I was also eager to meet my friends, which we planned that morning. Some were Audio360.org teammates and others represented other sites as well as Headphone.Guru. I was actually more excited to see them than anything else. We hadn't seen each other in months, since Canjam at Rocky Mountain Audio Fest! So it was time to get down and geek-out! The minute I walked into the South Hall (where Sennheiser, Audeze, CEntrance, and HifiMAN were exhibiting, along with many others) I caught a glance of the Audeze booth and while on my way there Warren Chi basically tackled me. It was great to see him, and Ethan Opolion. Later I was psyched to see Brian Hunter (also w/ Audio360 and his own site Audio-Head) and Frank Iacone, Co-Founder of Headphone.Guru and fellow 360er. We were a gang, all there to take-in some terrific sound and great music. Obviously, my first stop was the Audeze booth. Warren had already been there, so he escorted me directly to the closed-back EL-8. Without my saying a word he knew I wanted to hear that first. I un-plugged the player they were using (I think it was a Pono player, but I can't recall honestly) and busted out my Astell&Kern AK240. I needed one of my references in order to gauge the performance of the new headphones. My first impression? Finally! An Audeze headphone I could walk around with without lookin' like Mighty Mouse! The fit was great, as were the aesthetics. And, despite its spec'd weight of 460g it didn't feel heavy to me. Perhaps the design aids in distributing the weight effectively – or maybe I'm so accustomed to wearing their LCD-series headphones (larger and heavier) these just felt lighter. Either way, it was a sincere pleasure knowing I was going to be rockin' Audeze out in the world soon! Sonically, despite varying opinions across the interwebs, I enjoyed the closed and open-back versions. It's important for me to point out that all Audeze EL-8s at CES were pre-production units (I'll get into that soon). Nonetheless, I thought the closed-backs had a terrific midrange: textural and colorful, plus the detail retrieval was very impressive. The highs were extended, though slightly veiled at-times (which I'm sure they'll address before officially introducing the cans). The bass was tight and controlled. And while I enjoyed both versions – the open-backs had an obvious advantage when it came to throwing a soundstage. The musical image was wider and more opaque, and this also seemed to enhance their dimensionality – which was wonderful. Overall I thought the EL-8 delivered, and my expectations were unreasonably high. I should be receiving a production pair any day for review and I plan on writing an Early Impressions piece for Enjoy the Music.com as soon as possible!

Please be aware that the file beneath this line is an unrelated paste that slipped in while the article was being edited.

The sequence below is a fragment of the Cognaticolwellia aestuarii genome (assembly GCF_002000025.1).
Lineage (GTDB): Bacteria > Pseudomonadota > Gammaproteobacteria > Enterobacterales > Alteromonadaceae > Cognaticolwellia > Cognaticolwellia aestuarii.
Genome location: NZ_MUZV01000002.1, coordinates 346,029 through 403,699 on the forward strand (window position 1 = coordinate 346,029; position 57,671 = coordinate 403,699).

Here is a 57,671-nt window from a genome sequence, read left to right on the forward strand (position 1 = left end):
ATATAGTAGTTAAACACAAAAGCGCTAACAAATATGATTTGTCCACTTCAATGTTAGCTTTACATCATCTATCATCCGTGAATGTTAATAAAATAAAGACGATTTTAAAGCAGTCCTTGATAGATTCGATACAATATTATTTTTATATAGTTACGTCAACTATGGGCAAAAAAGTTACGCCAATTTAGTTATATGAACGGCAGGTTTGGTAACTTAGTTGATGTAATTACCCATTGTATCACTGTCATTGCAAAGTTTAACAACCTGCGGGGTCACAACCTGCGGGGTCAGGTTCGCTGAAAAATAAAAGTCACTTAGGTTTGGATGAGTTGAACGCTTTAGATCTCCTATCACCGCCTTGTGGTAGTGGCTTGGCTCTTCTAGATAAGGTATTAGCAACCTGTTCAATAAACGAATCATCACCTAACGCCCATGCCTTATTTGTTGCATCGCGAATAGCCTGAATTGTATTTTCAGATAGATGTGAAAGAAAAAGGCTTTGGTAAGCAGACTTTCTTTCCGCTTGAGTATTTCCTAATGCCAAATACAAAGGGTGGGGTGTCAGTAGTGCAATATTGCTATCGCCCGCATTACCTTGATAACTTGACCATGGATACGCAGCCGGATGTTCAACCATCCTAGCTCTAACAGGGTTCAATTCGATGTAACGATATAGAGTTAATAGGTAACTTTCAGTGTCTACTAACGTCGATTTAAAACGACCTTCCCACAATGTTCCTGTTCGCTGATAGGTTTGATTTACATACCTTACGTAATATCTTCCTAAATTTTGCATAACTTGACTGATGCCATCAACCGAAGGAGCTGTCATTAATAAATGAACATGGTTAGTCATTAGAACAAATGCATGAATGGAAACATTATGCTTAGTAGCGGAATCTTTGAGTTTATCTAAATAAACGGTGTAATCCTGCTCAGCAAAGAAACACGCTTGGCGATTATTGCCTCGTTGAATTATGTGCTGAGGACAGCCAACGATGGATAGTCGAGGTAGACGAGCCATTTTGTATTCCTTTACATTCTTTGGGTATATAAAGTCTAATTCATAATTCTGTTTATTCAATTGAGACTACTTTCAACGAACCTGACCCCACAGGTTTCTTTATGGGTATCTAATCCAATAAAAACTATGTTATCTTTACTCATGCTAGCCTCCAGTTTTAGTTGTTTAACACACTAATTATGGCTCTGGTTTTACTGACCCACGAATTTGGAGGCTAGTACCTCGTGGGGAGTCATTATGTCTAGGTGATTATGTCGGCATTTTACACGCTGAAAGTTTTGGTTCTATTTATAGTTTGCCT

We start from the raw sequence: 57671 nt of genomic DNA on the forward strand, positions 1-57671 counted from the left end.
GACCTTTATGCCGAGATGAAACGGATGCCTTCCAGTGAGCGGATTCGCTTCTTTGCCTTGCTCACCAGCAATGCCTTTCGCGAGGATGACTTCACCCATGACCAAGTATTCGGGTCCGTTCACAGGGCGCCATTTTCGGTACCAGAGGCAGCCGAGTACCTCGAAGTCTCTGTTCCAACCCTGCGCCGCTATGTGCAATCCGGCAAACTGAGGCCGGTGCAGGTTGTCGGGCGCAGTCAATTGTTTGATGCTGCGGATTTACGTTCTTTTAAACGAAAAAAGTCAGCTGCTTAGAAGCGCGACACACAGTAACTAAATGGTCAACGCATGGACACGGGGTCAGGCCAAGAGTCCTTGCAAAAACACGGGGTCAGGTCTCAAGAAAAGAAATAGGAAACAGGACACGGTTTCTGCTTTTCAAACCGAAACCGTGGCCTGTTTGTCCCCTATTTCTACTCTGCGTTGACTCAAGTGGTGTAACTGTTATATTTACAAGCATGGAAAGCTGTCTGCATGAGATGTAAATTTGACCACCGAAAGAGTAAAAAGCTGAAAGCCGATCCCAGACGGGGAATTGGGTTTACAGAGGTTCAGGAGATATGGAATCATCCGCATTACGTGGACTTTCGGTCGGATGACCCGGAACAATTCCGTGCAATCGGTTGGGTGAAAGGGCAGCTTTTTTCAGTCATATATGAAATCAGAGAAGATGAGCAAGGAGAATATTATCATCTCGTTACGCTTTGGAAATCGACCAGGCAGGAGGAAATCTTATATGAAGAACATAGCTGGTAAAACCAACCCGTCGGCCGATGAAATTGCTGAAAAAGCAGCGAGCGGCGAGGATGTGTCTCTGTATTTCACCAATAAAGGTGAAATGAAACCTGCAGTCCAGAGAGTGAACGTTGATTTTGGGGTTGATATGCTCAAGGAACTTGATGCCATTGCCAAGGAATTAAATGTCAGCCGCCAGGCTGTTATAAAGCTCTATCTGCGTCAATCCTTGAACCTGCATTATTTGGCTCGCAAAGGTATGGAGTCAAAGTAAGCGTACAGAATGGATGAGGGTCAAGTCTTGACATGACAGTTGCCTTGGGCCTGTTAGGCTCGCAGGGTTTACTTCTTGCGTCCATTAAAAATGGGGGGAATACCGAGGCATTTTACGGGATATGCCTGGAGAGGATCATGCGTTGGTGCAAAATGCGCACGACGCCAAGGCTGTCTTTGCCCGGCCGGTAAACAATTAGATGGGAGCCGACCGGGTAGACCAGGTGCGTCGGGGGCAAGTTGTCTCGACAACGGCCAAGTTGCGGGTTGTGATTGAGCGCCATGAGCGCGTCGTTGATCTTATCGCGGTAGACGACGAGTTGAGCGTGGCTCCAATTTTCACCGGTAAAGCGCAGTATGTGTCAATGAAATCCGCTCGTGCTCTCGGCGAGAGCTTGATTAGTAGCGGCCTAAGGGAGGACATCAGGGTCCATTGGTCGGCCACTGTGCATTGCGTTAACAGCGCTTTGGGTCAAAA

The other new offering from Audeze: Their new headphone amp/DAC called the Deckard, delivered my favorite listening session of CES 2015! In order to test this sharp-looking piece of kit I brought along my own LCD-XCs (their reference closed-back planars), my Double Helix Cables Complement 4 (with adapter kit – perfect for headphone Meets and conventions, as I never know what sort of output I'm going to be facing) and my Astell&Kern AK240 player with my trusty Nordost iKable in order to connect the 240 to the Deckard. So, during my demo I was hearing the headphone amplifier section, and not their DAC. I hope to dig into a full review of the Deckard soon as well – so I'll put the DAC through its paces then. Five or so minutes into my session, I knew the Deckard was something special. Not only did it look far more expensive than its $699 price-tag (BMW DesignWorks USA also provided the industrial design for this component) but the musical performance was also something I'd expect to hear in a more expensive headphone amp! The first record I used during my listening sesh with the Deckard was Recondite's Iffy, as I just reviewed the album is the last issue of Positive Feedback, so I got to know the sonics of this record really well. "Baro", the introductory track, begins with these hovering synths surrounding these bass stabs and pads, along with this effect that sounds like the snap of an electrical line overhead, or the sounds you might hear near a power substation. Then the kick drum drops and the momentum picks up – turning the track into a dance-floor chugger. The Deckard and my LCD-XCs turned out to be an excellent pairing. Transparency was sublime, and the air around the triggered sounds made for an almost holographic stereo presentation. The bass was focused, and weighty. Just what this track needs to sound-like. The mids were incredibly detailed and engaging, and the highs soared gloriously. Though the LCD-XC is a closed-back headphone, Audeze has managed to make it sound open at times. I'm continually impressed with this wonderful sonic attribute, considering there is no ventilation since the XC is totally closed, it's miraculous how wide and deep the soundstage can get depending on the recording. With Iffy, the sound was wide-open and as dynamic as I've heard it, except for my bigger reference headphone amps like my Cavalli Liquid Gold and ALO Studio Six. I was having so much fun I just started dancing right there at the booth. I'm sure I was making a complete fool of myself, but I didn't give a shit. I was having a blast!